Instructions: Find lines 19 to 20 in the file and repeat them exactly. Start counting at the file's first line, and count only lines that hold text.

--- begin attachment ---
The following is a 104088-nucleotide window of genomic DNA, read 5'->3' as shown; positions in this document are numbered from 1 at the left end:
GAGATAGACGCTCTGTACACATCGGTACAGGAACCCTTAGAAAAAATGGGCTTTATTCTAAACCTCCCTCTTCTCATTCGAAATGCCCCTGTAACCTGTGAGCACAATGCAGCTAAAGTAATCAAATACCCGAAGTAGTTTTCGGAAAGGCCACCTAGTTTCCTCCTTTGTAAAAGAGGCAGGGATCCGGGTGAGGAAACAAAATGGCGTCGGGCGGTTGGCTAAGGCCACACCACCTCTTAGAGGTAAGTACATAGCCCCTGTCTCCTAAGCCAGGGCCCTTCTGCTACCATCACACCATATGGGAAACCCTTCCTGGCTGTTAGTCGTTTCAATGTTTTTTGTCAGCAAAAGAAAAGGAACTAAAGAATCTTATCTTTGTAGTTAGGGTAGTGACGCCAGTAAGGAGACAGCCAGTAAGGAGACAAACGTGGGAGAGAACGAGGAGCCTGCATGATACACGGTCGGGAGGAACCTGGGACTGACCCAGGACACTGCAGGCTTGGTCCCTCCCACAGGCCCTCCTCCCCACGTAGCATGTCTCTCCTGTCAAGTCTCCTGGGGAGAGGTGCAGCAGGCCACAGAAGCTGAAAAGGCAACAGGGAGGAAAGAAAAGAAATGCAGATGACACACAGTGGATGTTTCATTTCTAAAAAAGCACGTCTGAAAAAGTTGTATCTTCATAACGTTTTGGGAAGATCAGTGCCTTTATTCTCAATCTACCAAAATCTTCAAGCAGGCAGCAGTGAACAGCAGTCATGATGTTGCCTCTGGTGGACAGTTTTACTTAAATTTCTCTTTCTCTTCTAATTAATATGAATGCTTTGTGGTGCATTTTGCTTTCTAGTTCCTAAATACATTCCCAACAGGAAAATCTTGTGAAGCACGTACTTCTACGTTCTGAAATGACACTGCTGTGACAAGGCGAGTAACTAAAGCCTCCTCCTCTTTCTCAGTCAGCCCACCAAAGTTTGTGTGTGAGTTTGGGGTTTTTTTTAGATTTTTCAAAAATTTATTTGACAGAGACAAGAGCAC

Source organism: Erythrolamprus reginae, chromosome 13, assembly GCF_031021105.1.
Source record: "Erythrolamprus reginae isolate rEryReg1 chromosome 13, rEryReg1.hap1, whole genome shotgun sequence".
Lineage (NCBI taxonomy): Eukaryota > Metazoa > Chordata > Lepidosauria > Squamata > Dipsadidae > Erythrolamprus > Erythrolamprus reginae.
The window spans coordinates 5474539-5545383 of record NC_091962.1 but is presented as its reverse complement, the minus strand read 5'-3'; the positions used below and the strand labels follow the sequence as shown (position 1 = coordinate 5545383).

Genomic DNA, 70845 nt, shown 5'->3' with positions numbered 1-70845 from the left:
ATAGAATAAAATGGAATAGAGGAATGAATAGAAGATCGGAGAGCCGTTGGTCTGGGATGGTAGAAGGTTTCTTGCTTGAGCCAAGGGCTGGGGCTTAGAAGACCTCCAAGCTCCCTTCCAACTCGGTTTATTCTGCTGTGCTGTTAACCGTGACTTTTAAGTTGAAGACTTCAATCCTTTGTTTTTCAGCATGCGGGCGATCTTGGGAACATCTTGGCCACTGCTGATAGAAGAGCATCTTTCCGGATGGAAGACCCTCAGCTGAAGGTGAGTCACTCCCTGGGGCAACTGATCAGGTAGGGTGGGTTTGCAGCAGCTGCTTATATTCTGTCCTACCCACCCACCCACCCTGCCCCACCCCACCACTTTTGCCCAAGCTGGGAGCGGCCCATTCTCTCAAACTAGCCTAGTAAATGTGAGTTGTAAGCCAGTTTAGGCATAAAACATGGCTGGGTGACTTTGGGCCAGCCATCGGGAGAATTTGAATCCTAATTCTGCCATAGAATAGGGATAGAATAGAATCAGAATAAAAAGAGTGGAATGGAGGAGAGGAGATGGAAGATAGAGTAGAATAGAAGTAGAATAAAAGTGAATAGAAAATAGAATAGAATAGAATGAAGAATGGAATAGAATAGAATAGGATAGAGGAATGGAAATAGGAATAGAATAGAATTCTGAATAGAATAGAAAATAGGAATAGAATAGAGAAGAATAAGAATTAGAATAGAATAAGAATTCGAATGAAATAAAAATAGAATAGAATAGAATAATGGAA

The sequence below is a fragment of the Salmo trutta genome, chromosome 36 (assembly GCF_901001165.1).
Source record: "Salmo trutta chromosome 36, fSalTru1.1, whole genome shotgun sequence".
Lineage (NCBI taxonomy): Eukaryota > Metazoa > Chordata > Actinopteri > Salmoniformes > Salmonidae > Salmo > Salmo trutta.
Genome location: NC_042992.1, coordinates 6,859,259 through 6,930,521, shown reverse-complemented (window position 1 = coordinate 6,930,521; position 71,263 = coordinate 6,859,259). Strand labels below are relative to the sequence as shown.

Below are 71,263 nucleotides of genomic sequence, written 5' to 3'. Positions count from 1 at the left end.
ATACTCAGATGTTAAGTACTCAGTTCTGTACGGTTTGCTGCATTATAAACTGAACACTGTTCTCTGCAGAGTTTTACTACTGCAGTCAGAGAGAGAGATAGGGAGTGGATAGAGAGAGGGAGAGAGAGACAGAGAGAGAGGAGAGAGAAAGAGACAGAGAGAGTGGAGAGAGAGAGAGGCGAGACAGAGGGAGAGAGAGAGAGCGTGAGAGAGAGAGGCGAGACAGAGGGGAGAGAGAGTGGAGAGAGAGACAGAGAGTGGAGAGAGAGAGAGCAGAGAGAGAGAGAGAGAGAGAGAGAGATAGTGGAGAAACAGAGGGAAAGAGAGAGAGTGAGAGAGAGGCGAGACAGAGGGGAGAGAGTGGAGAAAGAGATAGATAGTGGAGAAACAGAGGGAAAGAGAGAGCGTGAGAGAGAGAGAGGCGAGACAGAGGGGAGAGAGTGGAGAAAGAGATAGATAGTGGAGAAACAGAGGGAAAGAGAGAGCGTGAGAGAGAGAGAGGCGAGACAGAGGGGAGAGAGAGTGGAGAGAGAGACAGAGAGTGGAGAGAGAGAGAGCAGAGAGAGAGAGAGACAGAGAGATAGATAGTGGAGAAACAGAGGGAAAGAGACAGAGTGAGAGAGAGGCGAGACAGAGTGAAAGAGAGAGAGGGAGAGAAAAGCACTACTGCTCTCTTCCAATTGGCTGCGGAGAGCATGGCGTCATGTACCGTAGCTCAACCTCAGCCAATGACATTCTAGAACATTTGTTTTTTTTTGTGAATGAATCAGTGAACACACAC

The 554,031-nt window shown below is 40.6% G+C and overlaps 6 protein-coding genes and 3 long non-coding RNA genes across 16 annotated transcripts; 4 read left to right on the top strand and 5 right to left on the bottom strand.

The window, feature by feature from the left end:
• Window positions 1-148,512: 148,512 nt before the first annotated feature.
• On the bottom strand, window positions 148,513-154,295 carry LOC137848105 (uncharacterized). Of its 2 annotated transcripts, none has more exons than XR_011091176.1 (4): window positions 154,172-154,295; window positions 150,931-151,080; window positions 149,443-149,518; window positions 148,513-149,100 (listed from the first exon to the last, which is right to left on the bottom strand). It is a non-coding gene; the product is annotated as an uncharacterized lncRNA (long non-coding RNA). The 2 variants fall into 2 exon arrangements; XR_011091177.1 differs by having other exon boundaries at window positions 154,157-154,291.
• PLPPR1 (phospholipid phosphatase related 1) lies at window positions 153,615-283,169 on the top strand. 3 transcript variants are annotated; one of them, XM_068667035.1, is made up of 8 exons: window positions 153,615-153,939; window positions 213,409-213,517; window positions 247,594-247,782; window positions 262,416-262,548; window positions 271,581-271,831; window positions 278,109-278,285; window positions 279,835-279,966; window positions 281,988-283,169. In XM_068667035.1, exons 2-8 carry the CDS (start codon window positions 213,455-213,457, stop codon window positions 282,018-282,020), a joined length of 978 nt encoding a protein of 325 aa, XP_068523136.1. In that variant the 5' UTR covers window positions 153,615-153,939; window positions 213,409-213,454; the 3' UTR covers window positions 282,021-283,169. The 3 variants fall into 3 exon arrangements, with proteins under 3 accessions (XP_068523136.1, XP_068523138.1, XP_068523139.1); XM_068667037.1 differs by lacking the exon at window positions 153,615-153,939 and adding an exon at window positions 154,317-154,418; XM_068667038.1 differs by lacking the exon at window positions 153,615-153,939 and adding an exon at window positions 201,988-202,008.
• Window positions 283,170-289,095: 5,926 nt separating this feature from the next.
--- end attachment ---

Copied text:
• PLPPR1 (phospholipid phosphatase related 1) lies at window positions 153,615-283,169 on the top strand. 3 transcript variants are annotated; one of them, XM_068667035.1, is made up of 8 exons: window positions 153,615-153,939; window positions 213,409-213,517; window positions 247,594-247,782; window positions 262,416-262,548; window positions 271,581-271,831; window positions 278,109-278,285; window positions 279,835-279,966; window positions 281,988-283,169. In XM_068667035.1, exons 2-8 carry the CDS (start codon window positions 213,455-213,457, stop codon window positions 282,018-282,020), a joined length of 978 nt encoding a protein of 325 aa, XP_068523136.1. In that variant the 5' UTR covers window positions 153,615-153,939; window positions 213,409-213,454; the 3' UTR covers window positions 282,021-283,169. The 3 variants fall into 3 exon arrangements, with proteins under 3 accessions (XP_068523136.1, XP_068523138.1, XP_068523139.1); XM_068667037.1 differs by lacking the exon at window positions 153,615-153,939 and adding an exon at window positions 154,317-154,418; XM_068667038.1 differs by lacking the exon at window positions 153,615-153,939 and adding an exon at window positions 201,988-202,008.
• Window positions 283,170-289,095: 5,926 nt separating this feature from the next.